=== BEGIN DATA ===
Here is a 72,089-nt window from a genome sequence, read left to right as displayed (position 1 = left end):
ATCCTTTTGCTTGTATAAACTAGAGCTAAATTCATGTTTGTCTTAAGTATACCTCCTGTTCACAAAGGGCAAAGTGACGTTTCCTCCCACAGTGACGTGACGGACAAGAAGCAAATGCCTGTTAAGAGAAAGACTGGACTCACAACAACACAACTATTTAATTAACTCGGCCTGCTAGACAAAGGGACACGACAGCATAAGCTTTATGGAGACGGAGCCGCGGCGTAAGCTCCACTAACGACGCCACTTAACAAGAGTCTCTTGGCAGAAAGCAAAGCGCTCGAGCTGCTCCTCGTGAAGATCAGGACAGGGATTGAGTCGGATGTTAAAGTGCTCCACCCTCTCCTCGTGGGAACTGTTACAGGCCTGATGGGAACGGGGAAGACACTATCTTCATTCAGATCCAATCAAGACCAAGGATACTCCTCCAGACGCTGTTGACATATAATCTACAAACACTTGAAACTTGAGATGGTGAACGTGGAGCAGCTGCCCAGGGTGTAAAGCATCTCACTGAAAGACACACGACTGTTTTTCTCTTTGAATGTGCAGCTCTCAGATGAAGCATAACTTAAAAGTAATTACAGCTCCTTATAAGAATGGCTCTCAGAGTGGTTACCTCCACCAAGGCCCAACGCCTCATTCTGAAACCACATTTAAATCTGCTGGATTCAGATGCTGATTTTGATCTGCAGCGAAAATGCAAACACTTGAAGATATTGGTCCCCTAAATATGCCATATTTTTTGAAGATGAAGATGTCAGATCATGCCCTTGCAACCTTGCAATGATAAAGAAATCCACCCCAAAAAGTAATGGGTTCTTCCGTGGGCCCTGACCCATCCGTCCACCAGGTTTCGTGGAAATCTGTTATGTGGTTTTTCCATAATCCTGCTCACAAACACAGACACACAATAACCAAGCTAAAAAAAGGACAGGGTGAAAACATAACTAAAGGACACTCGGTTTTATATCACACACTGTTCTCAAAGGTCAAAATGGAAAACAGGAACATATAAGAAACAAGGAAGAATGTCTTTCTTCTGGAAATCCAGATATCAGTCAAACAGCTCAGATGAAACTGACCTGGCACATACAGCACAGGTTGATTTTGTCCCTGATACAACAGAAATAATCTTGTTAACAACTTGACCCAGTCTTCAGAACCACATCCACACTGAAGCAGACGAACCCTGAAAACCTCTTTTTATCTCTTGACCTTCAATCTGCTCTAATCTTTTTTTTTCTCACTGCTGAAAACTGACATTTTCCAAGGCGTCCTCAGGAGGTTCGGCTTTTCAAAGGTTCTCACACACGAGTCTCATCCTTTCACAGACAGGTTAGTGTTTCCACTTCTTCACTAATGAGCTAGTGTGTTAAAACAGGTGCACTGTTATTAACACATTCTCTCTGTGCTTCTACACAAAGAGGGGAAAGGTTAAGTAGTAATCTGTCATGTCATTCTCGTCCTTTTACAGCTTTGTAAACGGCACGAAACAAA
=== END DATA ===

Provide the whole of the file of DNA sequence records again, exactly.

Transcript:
Here is a 72,089-nt window from a genome sequence, read left to right as displayed (position 1 = left end):
ATCCTTTTGCTTGTATAAACTAGAGCTAAATTCATGTTTGTCTTAAGTATACCTCCTGTTCACAAAGGGCAAAGTGACGTTTCCTCCCACAGTGACGTGACGGACAAGAAGCAAATGCCTGTTAAGAGAAAGACTGGACTCACAACAACACAACTATTTAATTAACTCGGCCTGCTAGACAAAGGGACACGACAGCATAAGCTTTATGGAGACGGAGCCGCGGCGTAAGCTCCACTAACGACGCCACTTAACAAGAGTCTCTTGGCAGAAAGCAAAGCGCTCGAGCTGCTCCTCGTGAAGATCAGGACAGGGATTGAGTCGGATGTTAAAGTGCTCCACCCTCTCCTCGTGGGAACTGTTACAGGCCTGATGGGAACGGGGAAGACACTATCTTCATTCAGATCCAATCAAGACCAAGGATACTCCTCCAGACGCTGTTGACATATAATCTACAAACACTTGAAACTTGAGATGGTGAACGTGGAGCAGCTGCCCAGGGTGTAAAGCATCTCACTGAAAGACACACGACTGTTTTTCTCTTTGAATGTGCAGCTCTCAGATGAAGCATAACTTAAAAGTAATTACAGCTCCTTATAAGAATGGCTCTCAGAGTGGTTACCTCCACCAAGGCCCAACGCCTCATTCTGAAACCACATTTAAATCTGCTGGATTCAGATGCTGATTTTGATCTGCAGCGAAAATGCAAACACTTGAAGATATTGGTCCCCTAAATATGCCATATTTTTTGAAGATGAAGATGTCAGATCATGCCCTTGCAACCTTGCAATGATAAAGAAATCCACCCCAAAAAGTAATGGGTTCTTCCGTGGGCCCTGACCCATCCGTCCACCAGGTTTCGTGGAAATCTGTTATGTGGTTTTTCCATAATCCTGCTCACAAACACAGACACACAATAACCAAGCTAAAAAAAGGACAGGGTGAAAACATAACTAAAGGACACTCGGTTTTATATCACACACTGTTCTCAAAGGTCAAAATGGAAAACAGGAACATATAAGAAACAAGGAAGAATGTCTTTCTTCTGGAAATCCAGATATCAGTCAAACAGCTCAGATGAAACTGACCTGGCACATACAGCACAGGTTGATTTTGTCCCTGATACAACAGAAATAATCTTGTTAACAACTTGACCCAGTCTTCAGAACCACATCCACACTGAAGCAGACGAACCCTGAAAACCTCTTTTTATCTCTTGACCTTCAATCTGCTCTAATCTTTTTTTTTCTCACTGCTGAAAACTGACATTTTCCAAGGCGTCCTCAGGAGGTTCGGCTTTTCAAAGGTTCTCACACACGAGTCTCATCCTTTCACAGACAGGTTAGTGTTTCCACTTCTTCACTAATGAGCTAGTGTGTTAAAACAGGTGCACTGTTATTAACACATTCTCTCTGTGCTTCTACACAAAGAGGGGAAAGGTTAAGTAGTAATCTGTCATGTCATTCTCGTCCTTTTACAGCTTTGTAAACGGCACGAAACAAA